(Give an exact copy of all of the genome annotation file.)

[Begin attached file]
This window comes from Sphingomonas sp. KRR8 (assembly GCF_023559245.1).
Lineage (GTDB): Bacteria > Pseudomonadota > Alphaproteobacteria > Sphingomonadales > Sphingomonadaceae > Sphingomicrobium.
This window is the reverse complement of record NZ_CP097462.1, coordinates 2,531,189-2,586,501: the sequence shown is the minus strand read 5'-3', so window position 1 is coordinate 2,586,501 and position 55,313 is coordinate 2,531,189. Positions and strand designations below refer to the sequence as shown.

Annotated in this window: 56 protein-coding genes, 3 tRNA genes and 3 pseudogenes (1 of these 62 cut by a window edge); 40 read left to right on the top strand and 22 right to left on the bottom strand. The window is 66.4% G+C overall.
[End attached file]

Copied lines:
This window comes from Sphingomonas sp. KRR8 (assembly GCF_023559245.1).
Lineage (GTDB): Bacteria > Pseudomonadota > Alphaproteobacteria > Sphingomonadales > Sphingomonadaceae > Sphingomicrobium.
This window is the reverse complement of record NZ_CP097462.1, coordinates 2,531,189-2,586,501: the sequence shown is the minus strand read 5'-3', so window position 1 is coordinate 2,586,501 and position 55,313 is coordinate 2,531,189. Positions and strand designations below refer to the sequence as shown.

Annotated in this window: 56 protein-coding genes, 3 tRNA genes and 3 pseudogenes (1 of these 62 cut by a window edge); 40 read left to right on the top strand and 22 right to left on the bottom strand. The window is 66.4% G+C overall.